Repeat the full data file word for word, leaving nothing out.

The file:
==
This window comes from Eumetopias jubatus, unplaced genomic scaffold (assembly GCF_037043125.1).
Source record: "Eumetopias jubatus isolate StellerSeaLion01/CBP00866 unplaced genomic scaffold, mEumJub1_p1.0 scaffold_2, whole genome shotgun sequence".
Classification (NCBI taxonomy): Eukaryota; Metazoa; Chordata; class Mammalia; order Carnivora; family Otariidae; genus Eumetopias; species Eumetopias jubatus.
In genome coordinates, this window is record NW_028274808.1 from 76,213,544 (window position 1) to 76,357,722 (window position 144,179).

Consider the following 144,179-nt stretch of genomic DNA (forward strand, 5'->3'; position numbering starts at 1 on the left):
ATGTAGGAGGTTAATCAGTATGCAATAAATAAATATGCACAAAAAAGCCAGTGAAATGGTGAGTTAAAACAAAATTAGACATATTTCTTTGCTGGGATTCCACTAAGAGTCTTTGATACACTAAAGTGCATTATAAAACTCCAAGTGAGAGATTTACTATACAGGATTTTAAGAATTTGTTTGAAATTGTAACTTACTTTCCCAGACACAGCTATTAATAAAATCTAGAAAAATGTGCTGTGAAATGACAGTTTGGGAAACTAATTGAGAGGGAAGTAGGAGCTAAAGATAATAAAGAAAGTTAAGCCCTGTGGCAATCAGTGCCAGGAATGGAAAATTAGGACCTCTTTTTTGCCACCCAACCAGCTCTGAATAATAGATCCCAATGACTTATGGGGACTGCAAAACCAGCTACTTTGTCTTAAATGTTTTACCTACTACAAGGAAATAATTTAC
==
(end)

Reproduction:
This window comes from Eumetopias jubatus, unplaced genomic scaffold (assembly GCF_037043125.1).
Source record: "Eumetopias jubatus isolate StellerSeaLion01/CBP00866 unplaced genomic scaffold, mEumJub1_p1.0 scaffold_2, whole genome shotgun sequence".
Classification (NCBI taxonomy): Eukaryota; Metazoa; Chordata; class Mammalia; order Carnivora; family Otariidae; genus Eumetopias; species Eumetopias jubatus.
In genome coordinates, this window is record NW_028274808.1 from 76,213,544 (window position 1) to 76,357,722 (window position 144,179).

Consider the following 144,179-nt stretch of genomic DNA (forward strand, 5'->3'; position numbering starts at 1 on the left):
ATGTAGGAGGTTAATCAGTATGCAATAAATAAATATGCACAAAAAAGCCAGTGAAATGGTGAGTTAAAACAAAATTAGACATATTTCTTTGCTGGGATTCCACTAAGAGTCTTTGATACACTAAAGTGCATTATAAAACTCCAAGTGAGAGATTTACTATACAGGATTTTAAGAATTTGTTTGAAATTGTAACTTACTTTCCCAGACACAGCTATTAATAAAATCTAGAAAAATGTGCTGTGAAATGACAGTTTGGGAAACTAATTGAGAGGGAAGTAGGAGCTAAAGATAATAAAGAAAGTTAAGCCCTGTGGCAATCAGTGCCAGGAATGGAAAATTAGGACCTCTTTTTTGCCACCCAACCAGCTCTGAATAATAGATCCCAATGACTTATGGGGACTGCAAAACCAGCTACTTTGTCTTAAATGTTTTACCTACTACAAGGAAATAATTTAC